Kids Rally to Fight Dengue in Quepos
Early Monday morning, nearly 40 elementary school students from Escuela María Luisa de Castro paraded through the narrow streets of Boca Vieja, Quepos chanting and banging on drums. The march was organized by Marina España, president of the local public health committee, and Roxana Solis, the school director, and aimed to raise awareness about the growing problem of dengue.
According to a July 29 update by the Health Ministry’s Health Surveillance Unit, dengue cases have increased 616 percent this year over the same time period in 2009 for a total of 15,916 cases, with one death directly attributed to dengue this year. In Quepos alone, 485 cases have beenrecorded in 2010 thus far, with 60 of those in Boca Vieja.
“The committee has an obligation to educate the public about the dangers of dengue and about protection,” said España, whose husband is suffering from fatigue and muscle aches after contracting dengue three weeks ago. “Last year there were only about 40 or so cases of dengue here, and this year it seems as if someone in every house has dengue.”
During the hour-long demonstration, the students carried handmade signs calling for dengue prevention and eradication. Neighbors stopped their work and gathered in their doorways to watch as the children marched by chanting, “No more dengue! Clean your houses!” To draw even more attention totheir cause, some students wore traditional masks and played percussioninstruments as they wound their way through the streets.
Esteban Varela, a Health Ministry representative, handed out flyers depicting ways to prevent the Aedes aegypti mosquito,which transmits dengue, from breeding bycleaning patios, houses, and other areas where trash accumulates, and to throw out containers where water collects.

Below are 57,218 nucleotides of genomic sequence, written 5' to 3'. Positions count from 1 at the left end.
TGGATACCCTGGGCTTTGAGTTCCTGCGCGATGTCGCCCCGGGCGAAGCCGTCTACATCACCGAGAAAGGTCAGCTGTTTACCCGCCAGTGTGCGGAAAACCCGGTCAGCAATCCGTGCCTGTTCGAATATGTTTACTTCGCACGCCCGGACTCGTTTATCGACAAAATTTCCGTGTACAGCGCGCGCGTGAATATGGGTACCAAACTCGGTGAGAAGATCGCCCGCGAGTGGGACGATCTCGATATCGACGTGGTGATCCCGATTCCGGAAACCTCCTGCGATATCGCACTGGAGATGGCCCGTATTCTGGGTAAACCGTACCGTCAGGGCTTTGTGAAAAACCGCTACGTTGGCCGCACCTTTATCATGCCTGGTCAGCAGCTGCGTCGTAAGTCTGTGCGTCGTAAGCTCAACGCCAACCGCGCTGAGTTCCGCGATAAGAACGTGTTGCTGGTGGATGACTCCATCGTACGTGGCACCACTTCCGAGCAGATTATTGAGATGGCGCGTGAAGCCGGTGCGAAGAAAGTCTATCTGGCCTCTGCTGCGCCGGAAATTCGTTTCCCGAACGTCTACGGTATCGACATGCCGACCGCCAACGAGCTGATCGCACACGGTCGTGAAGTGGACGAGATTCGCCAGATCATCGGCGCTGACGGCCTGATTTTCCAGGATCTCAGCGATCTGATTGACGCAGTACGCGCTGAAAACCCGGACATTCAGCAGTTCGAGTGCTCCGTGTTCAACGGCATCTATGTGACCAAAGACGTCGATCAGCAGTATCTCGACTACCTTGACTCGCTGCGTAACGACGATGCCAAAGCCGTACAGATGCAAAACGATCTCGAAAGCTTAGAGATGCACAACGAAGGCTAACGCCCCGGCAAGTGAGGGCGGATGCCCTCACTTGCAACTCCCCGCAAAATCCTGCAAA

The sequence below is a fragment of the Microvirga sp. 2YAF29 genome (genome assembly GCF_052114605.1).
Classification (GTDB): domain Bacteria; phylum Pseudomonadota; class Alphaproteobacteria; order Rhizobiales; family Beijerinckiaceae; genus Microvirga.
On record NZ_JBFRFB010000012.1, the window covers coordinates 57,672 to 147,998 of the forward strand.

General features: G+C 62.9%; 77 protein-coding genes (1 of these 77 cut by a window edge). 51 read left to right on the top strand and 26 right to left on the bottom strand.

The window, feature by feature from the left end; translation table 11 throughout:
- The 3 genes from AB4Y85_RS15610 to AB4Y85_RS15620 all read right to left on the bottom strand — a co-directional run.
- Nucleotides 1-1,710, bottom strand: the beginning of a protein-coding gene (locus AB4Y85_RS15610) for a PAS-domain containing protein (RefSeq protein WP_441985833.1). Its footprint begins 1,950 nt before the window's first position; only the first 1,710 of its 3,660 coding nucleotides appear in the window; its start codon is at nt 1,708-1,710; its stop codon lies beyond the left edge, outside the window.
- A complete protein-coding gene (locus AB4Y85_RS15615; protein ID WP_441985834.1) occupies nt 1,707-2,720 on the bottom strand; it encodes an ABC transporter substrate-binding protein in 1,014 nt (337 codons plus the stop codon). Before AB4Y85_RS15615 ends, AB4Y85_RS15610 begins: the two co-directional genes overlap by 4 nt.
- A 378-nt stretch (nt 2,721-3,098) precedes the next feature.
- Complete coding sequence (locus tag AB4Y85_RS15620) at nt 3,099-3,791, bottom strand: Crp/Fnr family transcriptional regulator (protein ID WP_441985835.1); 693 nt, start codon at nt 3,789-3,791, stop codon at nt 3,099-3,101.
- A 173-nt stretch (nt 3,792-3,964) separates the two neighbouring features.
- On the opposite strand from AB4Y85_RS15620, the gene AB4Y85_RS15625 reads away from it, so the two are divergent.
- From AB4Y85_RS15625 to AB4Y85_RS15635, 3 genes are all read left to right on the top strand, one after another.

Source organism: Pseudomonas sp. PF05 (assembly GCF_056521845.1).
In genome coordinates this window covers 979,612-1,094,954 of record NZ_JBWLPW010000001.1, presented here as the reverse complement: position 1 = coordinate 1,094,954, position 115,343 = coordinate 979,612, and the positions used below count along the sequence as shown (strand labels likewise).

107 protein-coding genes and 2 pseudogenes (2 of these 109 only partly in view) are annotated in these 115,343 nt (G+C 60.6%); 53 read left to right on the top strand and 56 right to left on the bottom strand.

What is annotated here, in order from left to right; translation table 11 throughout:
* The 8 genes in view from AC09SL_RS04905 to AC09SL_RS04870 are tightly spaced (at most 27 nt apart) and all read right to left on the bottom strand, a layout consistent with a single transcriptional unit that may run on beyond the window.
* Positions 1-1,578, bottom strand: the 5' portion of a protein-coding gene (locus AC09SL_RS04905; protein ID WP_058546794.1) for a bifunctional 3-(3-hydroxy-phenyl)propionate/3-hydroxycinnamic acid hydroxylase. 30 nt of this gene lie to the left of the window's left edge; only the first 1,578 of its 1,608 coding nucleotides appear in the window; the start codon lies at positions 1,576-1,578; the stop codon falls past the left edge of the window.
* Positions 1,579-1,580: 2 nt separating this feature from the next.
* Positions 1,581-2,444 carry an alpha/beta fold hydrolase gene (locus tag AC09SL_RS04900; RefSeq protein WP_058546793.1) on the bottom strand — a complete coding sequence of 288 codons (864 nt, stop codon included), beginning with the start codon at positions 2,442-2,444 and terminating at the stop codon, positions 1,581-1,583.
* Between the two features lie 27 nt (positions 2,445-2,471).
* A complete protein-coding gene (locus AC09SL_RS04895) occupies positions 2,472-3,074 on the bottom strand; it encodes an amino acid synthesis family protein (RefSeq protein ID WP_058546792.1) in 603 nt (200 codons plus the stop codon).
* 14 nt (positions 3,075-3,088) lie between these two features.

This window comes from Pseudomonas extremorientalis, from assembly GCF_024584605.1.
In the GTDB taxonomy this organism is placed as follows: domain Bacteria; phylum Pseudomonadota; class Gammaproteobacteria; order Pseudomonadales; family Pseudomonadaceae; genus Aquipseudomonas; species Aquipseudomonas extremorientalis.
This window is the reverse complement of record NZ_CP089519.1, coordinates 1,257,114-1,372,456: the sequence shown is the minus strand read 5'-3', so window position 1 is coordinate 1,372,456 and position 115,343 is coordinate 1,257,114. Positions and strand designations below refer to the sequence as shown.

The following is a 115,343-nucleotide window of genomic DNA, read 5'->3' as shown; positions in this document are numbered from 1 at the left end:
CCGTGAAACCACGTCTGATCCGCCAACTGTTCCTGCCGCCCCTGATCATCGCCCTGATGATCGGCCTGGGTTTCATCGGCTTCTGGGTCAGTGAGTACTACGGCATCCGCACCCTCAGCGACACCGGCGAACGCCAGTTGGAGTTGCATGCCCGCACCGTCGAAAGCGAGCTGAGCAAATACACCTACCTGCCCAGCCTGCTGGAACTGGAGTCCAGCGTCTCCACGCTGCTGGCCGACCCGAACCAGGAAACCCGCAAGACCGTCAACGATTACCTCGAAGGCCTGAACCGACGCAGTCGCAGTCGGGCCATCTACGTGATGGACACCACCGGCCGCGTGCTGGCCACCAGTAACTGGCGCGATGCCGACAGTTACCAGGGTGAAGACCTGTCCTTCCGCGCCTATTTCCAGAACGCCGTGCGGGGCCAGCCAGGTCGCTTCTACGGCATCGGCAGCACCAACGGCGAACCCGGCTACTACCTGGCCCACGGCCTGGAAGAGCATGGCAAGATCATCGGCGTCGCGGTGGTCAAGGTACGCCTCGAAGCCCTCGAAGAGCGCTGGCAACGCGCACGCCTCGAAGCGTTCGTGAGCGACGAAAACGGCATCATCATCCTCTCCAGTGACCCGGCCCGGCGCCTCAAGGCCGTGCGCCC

A second flyer alerted residents to specific cleanup activities being spearheaded by the local public health committee incoordination with the Health Ministry. Residents were urged to leave plastic bottles, scrap metals, buckets, and other materials in front of their houses for collection. Following Tuesday morning’s parade, nearly 25 people gathered at España’s house to properly dispose of the trash they had collected.
A Social Security System (Caja) poster detailing ways to prevent dengue hangsnear España’s front door and in many houses in Quepos. Information about the disease, and its transmission, symptoms, and where to seek care can be found on signs at the town’s main bus terminal. An additional, larger procession to heighten people’s awareness is being organized in Quepos Friday, Aug. 13 by thesame groups together with municipal officials.
“People need to be more conscientious about removing their trash and cleaning their homes,” España said. “It’s critical to stopping the spread of dengue in our community.”
You may be interested
ICT highlights rural communities on World Tourism DayThe Tico Times - September 28, 2020
The Costa Rica Tourism Board (ICT) on Sunday celebrated World Tourism Day by inaugurating an alliance of attractions in the…
Costa Rica Coffee Culture at a CrossroadsSteve Hodel - September 27, 2020
The traditional cafe society in Costa Rica has reached a cultural crossroads. Older generations of coffee drinking traditionalists are crossing…
International rejection grows against project that threatens NGOs and journalists in NicaraguaJulia RIOS / AFP - September 27, 2020
International rejection against a bill considered threatening to journalists and human rights defenders in Nicaragua increased Friday with demands that…